Brand Profile: Jack + Mulligan

The Newton Weekender from Jack + Mulligan — made right and made in the USA.
The Newton Weekender from Jack + Mulligan — made right and made in the USA. Photo courtesy of Jack + Mulligan.

Editor’s note: The following profile features quotes and photos provided by the brand. No compensation was offered in exchange for this post. To check out other brand profiles, head here.

Spring and summer travel season is quickly approaching (or has already started for some of us), and if you’re hitting the road anytime soon, you undoubtedly need a stylish weekender bag (among other grooming accessories) to be travel-ready. That’s where Jack + Mulligan can absolutely help you out. You might recognize the name from an Esquire piece that ran last year, but they’re absolutely a brand worth getting to know more. The brand is selling at a number of stores in the U.S. and also through a few international accounts  — I actually came across them a few weekends ago at The Lodge in NYC.

Founder Colin Gray launched the company a few years ago after working across the fashion industry in retail & magazines (among other stops) and later making small runs of leather goods to give to his friends. Along the way, he struggled to find a bag polished enough for the office but durable and well-suited for weekened trips — leading to a small collection of bags made and distributed to friends and family, and eventually, the creation of Jack + Mulligan; the brand’s name comes from Gray’s first dog, an Irish Water Spaniel named Mulligan, and three Jack Russell Terriers Gray had thereafter. Now, the company employs what you might call a tightly knit team of two full-time employees and a handful of part-timers.  That hasn’t hampered their attention to detail, though.

One of the company's knapsacks in action. Photo courtesy Jack + Mulligan.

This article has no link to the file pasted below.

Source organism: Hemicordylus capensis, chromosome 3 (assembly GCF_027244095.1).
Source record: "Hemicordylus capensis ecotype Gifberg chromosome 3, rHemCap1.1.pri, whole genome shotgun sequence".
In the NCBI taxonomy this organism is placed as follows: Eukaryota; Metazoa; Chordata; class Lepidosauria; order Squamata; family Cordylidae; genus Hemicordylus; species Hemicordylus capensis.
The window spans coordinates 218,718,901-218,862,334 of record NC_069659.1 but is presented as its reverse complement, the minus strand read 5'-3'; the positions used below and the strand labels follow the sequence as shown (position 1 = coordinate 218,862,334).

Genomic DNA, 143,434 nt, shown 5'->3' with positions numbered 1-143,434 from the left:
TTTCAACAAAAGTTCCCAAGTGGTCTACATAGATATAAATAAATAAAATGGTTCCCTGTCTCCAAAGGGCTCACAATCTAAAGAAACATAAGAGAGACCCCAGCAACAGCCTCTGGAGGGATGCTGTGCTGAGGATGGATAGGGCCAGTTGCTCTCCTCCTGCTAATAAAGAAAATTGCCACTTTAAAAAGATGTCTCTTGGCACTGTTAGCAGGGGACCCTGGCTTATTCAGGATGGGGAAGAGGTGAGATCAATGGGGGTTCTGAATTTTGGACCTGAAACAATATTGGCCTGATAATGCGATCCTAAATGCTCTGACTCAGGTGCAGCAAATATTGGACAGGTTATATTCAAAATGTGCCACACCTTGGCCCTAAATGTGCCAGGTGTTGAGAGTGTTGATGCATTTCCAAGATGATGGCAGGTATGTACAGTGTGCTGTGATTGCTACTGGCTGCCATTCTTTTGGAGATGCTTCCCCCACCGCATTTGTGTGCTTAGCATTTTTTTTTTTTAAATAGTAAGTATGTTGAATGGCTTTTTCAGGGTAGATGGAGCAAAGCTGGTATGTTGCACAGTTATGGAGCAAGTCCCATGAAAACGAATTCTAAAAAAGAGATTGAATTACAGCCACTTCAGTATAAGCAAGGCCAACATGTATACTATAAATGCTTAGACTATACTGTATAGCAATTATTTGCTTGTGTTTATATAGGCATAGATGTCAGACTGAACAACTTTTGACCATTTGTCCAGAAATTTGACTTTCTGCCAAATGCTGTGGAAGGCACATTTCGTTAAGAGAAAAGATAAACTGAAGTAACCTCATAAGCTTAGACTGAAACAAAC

One of the company’s knapsacks in action. Photo courtesy of Jack + Mulligan.

“Early on, I chose to hone in on those small details that I obsess over,” he said via email. “The fabrication, zippers, pockets, stitching and overall quality (of the bags). From the start, I focused on the details.” Gray was also focusd on making pieces that would stand the test of time in both style and durability.

“I remember the first time I saw someone on the street using one of our bags in Manhattan,” he said. “That was a great feeling.”

A twill briefcase in midnight and a line of dopp kits are also part of the brand's offerings. Available at www.jackandmulligan.com
A twill briefcase in midnight and a line of dopp kits are also part of the brand’s offerings. Available at http://www.jackandmulligan.com

The brand now has a sizable amount of product (some of which you can see above), ranging from a navy knapsack with fine leather detailing to a run of twill and waxed canvas duffels (like this particularly nice olive duffel). The company is perhaps best well-known for its classic weekender bags, available in three colors and retailing for just under $300. For beach trips and the like, Jack + Mulligan’s tote bags would definitely be worth a look, as well. Perhaps their closest aesthetic competitor might be Herschel Supply Co. in terms of smaller bags, but J+M’s larger pieces are certainly on-par with brands like Navali and Everlane, construced from sturdy twills and featuring leather reinforced handles and zipper pulls.

The Kennedy Duffel in Olive. Grab and go to the gym or the beach.
The Kennedy Duffel in Olive. Grab and go to the gym or the beach. Photo courtesy of Jack + Mulligan.

The brand’s varied offerings really complement an overall lifestyle, Gray said, while also noting that higher-quality accessories are a reflection of a growing interest in men’s fashion overall.

“Guys are having more fun with getting dressed and interested in finding their personal style,” he said. “It’s cool that guys seem to care more about where and how a product is made. An increasing number of people I speak to are becoming educated about fabrics and construction, which is interesting.”

The eyecatching Thompson Tote. Photo courtesy Jack + Mulligan.
The eyecatching Thompson Tote. Photo courtesy of Jack + Mulligan.

That growing lifestyle interest is also reflected in the home goods the brand produces, like passport wallets and luggage tags.  Jack + Mulligan’s water-repellent twill dopp kits also bring a unique combination of rugged style and function. And the brand has plans for the future, too — tapping into a growing customer base and exploring collaborations are both ongoing pursuits for the company, Gray said.

Jack + Mulligan partnered with shaving & grooming gurus Harry’s last year, and future collabs with like-minded brands are in the works — as are new category offerings, Gray notes.

While there are difficulties inherent in running a startup — especially building a brand from the ground up — Gray always tries to enjoy what he does.

“The whole thing is very challenging,” he said. “The most fun for me is the product, being able to take an idea and see it come to fruition.”

Tell me: Have you bought anything from Jack + Mulligan? What’s your favorite product from the site?

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